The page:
Where are they?

"Let us not be too hospitable."



An estimated 7,000 foreign workers in the country cannot be traced by the Department of Labor and the Bureau of Immigration. This is the height of government inefficiency—or a gross complicity to make money out of the mostly Chinese workers under the Philippine Offshore Gaming Operations scheme.

These shadowy workers cannot be found because the intention is not to find them.

There appears to be basis for this scenario. Finding these workers would open a can of worms in a Senate inquiry, including the fact they are not paying any income taxes to the Philippine government.

Since the government seems bent on not finding these overstaying and now-illegal workers, Filipino citizens can expose where they live.

Condo unit owners are alarmed at the proliferation of Chinese residents in their buildings. Administration officials of condominiums must check who buys or rents and then determine who are here under a long legal work arrangement. Otherwise, these foreigners must not be allowed to rent or buy a unit. Real estate agents must also cooperate in checking the immigration status of their prospective clients.

Lest I am seen as anti-Chinese, let me be clear: I am simply for legal and proper acquisition of real estate property. Because of the moneyed foreign buyers or renters, purchase or rental prices of condo units have skyrocketed beyond the means of the locals.

Real estate agents might not be too happy about making it hard on foreign clients because it would affect their earning capacity. The sales and rental of condos have been brisk. Do not wonder why with so many condo towers rising in the metropolis, there is no glut and developers keep building. Moneyed foreigners snap them up at pre-selling prices because foreigners under Philippine law cannot buy a house and lot so condos are in for them. Popular places for sale and rental of condos and vacant house are in Paranaque and the reclamation area near where the casinos are located.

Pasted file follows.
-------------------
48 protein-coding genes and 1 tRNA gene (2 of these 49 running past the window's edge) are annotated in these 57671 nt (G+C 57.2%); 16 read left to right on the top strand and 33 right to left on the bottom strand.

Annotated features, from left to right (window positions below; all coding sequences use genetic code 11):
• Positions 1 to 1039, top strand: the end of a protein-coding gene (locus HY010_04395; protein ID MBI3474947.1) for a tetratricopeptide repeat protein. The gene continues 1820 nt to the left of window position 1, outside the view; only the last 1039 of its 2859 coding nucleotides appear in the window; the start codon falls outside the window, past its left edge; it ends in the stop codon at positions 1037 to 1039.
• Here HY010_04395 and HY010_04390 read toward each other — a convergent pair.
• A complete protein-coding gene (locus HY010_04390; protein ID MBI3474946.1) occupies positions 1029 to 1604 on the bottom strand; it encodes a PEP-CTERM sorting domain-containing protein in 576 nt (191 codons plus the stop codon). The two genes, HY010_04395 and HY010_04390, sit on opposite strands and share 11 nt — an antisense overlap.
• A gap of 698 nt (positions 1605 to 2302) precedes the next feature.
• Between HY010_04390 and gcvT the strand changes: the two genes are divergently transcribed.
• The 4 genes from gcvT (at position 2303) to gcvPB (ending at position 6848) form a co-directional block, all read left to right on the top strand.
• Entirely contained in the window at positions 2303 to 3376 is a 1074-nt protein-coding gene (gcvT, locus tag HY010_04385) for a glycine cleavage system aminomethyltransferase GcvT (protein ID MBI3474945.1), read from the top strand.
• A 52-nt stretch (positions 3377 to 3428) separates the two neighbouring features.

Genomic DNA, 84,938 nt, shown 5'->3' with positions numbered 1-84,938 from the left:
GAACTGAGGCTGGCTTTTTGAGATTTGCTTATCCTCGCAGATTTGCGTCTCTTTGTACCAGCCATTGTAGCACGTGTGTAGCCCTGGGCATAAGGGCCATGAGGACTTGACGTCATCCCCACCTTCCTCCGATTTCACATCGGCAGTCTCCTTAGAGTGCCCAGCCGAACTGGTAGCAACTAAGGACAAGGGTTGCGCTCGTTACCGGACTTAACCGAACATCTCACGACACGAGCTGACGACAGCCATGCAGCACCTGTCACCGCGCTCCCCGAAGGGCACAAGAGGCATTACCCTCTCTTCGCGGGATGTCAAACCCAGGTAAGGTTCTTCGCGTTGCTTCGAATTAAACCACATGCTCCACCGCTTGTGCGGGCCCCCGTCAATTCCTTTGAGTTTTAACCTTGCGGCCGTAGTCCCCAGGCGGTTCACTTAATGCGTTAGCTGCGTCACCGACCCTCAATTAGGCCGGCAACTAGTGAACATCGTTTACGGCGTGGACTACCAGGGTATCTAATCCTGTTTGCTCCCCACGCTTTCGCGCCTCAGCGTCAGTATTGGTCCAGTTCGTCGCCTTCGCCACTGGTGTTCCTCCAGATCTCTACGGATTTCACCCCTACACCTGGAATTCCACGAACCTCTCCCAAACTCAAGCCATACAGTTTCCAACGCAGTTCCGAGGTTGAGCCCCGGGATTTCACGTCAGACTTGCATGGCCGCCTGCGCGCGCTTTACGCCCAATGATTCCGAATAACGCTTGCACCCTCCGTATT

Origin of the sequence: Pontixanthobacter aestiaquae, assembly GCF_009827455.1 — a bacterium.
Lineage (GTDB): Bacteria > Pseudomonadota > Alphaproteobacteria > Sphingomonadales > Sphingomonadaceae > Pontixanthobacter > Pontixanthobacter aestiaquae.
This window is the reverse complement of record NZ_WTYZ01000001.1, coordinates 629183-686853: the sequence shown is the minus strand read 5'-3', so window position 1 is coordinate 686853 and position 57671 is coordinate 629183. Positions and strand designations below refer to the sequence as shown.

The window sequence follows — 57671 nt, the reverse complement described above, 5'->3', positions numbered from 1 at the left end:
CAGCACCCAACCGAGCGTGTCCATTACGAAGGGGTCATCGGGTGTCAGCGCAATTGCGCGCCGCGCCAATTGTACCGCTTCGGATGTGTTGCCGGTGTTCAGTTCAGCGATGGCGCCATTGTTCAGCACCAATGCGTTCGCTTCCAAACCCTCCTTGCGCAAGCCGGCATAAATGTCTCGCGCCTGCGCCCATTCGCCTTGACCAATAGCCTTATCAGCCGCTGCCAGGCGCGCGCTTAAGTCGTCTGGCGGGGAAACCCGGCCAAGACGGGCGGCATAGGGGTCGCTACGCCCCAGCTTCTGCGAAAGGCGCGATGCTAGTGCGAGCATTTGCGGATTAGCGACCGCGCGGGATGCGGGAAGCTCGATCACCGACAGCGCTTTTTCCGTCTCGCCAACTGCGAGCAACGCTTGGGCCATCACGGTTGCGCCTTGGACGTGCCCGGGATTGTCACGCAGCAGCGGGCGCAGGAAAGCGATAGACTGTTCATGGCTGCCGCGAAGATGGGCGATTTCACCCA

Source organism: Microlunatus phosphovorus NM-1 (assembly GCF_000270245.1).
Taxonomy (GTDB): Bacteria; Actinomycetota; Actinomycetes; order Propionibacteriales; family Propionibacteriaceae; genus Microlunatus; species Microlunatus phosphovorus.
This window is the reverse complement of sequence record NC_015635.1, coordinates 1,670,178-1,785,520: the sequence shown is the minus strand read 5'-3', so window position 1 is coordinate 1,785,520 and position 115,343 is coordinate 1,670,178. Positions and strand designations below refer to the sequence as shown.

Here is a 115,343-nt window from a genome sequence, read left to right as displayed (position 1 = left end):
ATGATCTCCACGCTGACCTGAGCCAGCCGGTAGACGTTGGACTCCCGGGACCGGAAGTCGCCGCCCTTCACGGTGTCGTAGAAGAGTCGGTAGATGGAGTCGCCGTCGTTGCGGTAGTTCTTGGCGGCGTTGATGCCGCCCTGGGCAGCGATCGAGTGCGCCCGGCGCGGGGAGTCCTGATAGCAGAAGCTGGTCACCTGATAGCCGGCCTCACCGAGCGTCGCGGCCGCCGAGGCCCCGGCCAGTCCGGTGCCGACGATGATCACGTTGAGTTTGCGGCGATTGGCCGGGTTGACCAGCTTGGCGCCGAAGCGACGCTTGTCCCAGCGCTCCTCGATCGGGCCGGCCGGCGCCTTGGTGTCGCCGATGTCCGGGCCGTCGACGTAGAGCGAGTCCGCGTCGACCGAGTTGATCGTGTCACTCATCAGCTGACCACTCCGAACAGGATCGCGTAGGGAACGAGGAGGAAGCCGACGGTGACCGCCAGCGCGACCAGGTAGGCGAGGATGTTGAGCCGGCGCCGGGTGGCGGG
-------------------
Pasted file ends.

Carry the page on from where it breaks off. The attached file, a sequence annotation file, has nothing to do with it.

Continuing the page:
Abroad, foreigners are asked for their passports to determine their legal status as to whether they can rent for long-term leases. Diplomats are not exempted from this requirement. In Hungary and Poland where I was assigned as Philippine ambassador, I was asked to submit a copy of my passport to determine my legal immigration status. It should be the same in this country.

The Department of Labor and the Bureau of Immigration are now coordinating to contain the entry of foreign workers in the POGO program after negative media publicity. Because gambling is illegal in China, the Philippines has taken many of the Chinese clientele from Macau with Resorts World and Solaire casinos drawing the gambling-crazed Chinese from Mainland China, Hong Kong and Taiwan.

The Philippines is an archipelago of more than 7,000 islands and to say we have porous borders would be understatement.

But let us not be too hospitable to a fault and make the country a doormat for undesirable aliens.

While the gaming industry is good for the Philippine economy, there are concerns that it could also pose a security problem with the entry of high-tech skilled foreigners.

This fear of foreign access to our sensitive security apparatus is now more vulnerable to tapping by foreign powers in light of our territorial dispute in the South China Sea.

Meanwhile, we are seeing a slight dissent among Cabinet members over the statements of the President. Foremost of this is the different view expressed by Defense Secretary Delfin Lorenzana on the possible joint oil exploration deal with China in the West Philippine Sea. Lorenzana thinks the Philippines must have a larger share of resources extracted from Philippine territory even if the Chinese would provide the capital and equipment for the exploration.

Of course, if the exploration is being done in Philippine territorial waters and our seabed!

Topics: Alejandro del Rosario , foreign workers , Department of Labor and Employment , Bureau of Immigration , Chinese workers , Philippine Offshore Gaming Operations , POGOs
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